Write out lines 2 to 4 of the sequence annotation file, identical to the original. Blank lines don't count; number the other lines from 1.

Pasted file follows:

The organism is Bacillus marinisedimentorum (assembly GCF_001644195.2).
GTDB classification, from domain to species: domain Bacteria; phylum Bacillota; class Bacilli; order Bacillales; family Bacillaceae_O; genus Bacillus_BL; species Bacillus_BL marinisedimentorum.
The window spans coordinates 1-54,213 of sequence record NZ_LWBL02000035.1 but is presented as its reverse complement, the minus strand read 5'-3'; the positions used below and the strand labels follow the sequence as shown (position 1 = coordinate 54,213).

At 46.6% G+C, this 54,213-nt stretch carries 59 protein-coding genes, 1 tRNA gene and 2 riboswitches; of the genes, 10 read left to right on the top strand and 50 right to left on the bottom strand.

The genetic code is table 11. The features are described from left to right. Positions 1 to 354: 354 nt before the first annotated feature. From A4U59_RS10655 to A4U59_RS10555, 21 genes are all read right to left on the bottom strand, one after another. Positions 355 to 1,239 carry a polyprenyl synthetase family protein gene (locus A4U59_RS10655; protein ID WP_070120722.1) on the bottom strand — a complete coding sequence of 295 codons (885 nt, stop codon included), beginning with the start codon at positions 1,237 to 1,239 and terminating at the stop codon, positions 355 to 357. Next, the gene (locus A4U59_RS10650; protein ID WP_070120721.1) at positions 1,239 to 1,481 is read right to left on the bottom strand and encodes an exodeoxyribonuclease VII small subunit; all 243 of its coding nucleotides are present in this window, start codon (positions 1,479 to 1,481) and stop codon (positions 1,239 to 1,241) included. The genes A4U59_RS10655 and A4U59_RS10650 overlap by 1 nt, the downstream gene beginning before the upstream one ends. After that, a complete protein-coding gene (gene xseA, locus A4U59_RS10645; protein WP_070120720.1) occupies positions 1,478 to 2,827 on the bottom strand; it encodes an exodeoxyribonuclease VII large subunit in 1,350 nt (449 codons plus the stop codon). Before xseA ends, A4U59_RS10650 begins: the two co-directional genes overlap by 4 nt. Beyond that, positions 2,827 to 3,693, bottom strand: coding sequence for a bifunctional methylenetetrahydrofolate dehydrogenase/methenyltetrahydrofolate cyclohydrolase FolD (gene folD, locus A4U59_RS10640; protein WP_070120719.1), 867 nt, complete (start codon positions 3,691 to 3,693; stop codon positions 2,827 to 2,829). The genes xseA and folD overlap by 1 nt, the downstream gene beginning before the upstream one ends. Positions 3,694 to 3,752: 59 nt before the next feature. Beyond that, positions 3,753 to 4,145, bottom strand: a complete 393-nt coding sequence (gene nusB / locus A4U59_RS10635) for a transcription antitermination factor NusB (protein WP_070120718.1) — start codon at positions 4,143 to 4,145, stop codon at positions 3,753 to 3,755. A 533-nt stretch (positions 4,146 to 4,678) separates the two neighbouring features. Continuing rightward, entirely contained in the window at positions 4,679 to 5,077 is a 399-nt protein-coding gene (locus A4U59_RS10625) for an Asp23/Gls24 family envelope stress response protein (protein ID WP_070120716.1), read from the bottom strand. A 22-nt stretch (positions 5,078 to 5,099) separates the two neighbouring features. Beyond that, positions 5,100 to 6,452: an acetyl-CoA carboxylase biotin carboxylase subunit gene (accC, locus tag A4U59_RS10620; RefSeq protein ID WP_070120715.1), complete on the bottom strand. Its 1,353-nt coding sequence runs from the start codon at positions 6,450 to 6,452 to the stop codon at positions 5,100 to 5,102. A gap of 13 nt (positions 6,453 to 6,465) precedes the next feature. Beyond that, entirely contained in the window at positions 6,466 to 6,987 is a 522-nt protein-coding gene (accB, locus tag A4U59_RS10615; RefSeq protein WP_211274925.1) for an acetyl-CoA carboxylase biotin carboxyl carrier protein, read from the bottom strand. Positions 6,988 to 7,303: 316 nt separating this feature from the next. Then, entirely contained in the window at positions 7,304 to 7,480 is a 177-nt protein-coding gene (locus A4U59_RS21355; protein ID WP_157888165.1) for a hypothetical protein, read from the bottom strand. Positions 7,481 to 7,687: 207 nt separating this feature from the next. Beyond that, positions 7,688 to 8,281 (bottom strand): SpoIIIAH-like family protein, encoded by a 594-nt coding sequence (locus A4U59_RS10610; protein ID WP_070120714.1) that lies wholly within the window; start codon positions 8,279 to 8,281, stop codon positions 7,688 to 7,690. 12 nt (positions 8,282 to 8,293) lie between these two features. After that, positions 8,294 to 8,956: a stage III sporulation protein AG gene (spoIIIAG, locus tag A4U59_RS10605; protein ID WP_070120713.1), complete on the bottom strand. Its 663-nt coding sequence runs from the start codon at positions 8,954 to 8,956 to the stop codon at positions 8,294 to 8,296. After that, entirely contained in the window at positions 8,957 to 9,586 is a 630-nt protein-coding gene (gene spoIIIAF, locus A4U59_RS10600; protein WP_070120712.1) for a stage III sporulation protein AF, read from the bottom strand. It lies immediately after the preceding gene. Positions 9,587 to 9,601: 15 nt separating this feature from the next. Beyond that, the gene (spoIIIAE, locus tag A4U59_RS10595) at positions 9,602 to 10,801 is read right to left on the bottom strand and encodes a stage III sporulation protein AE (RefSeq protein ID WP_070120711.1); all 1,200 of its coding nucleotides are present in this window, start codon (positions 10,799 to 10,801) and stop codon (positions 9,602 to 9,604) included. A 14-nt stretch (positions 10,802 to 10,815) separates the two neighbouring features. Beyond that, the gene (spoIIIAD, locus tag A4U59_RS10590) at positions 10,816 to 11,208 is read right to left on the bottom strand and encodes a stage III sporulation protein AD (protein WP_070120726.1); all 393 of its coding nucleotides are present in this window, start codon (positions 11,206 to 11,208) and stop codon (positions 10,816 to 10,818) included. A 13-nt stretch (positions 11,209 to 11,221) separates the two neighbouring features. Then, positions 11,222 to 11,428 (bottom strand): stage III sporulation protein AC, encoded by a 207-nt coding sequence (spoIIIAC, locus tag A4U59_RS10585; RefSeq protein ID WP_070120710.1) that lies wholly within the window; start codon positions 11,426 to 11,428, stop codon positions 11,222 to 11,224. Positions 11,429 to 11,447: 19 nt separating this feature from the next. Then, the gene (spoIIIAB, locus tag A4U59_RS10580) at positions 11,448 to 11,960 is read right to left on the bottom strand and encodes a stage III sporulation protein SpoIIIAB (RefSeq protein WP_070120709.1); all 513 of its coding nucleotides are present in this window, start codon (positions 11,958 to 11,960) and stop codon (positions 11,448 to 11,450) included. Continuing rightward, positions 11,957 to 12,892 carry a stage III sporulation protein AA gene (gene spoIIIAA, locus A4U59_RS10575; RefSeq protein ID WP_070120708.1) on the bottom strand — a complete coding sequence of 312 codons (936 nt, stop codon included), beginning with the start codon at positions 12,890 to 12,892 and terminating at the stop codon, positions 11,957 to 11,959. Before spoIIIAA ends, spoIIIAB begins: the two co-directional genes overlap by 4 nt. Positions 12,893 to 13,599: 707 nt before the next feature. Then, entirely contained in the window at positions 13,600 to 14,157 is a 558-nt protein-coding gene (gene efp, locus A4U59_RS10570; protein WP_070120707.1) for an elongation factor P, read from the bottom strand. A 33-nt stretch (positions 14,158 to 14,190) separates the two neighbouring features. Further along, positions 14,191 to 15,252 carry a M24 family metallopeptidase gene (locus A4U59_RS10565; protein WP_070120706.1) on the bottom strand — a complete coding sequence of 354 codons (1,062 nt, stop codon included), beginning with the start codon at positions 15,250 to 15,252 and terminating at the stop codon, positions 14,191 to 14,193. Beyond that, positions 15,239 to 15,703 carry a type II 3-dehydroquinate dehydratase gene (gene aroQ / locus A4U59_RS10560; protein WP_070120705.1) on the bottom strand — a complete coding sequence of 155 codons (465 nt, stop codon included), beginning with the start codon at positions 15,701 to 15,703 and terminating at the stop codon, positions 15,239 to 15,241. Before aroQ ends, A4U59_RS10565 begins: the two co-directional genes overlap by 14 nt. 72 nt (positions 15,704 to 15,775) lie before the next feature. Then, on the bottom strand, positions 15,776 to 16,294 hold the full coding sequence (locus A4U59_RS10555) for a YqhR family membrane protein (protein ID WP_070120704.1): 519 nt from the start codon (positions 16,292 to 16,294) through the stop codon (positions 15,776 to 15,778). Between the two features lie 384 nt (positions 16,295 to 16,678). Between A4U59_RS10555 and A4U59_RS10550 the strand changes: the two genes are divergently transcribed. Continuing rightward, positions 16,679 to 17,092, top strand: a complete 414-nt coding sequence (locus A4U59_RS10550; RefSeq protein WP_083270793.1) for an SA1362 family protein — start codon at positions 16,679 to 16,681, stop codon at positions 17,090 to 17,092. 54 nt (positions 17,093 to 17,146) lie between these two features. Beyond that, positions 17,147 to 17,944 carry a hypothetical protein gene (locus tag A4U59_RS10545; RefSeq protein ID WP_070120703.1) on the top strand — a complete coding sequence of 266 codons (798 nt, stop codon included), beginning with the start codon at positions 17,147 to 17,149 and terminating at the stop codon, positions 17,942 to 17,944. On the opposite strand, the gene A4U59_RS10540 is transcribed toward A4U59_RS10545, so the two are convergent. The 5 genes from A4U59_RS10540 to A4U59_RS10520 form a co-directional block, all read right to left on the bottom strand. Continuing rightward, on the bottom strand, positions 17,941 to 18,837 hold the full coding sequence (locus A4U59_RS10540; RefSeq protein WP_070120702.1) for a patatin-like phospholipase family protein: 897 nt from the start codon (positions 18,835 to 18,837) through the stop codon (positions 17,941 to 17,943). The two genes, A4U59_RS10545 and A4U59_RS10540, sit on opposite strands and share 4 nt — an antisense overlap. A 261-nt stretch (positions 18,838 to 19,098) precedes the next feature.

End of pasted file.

GTDB classification, from domain to species: domain Bacteria; phylum Bacillota; class Bacilli; order Bacillales; family Bacillaceae_O; genus Bacillus_BL; species Bacillus_BL marinisedimentorum.
The window spans coordinates 1-54,213 of sequence record NZ_LWBL02000035.1 but is presented as its reverse complement, the minus strand read 5'-3'; the positions used below and the strand labels follow the sequence as shown (position 1 = coordinate 54,213).

At 46.6% G+C, this 54,213-nt stretch carries 59 protein-coding genes, 1 tRNA gene and 2 riboswitches; of the genes, 10 read left to right on the top strand and 50 right to left on the bottom strand.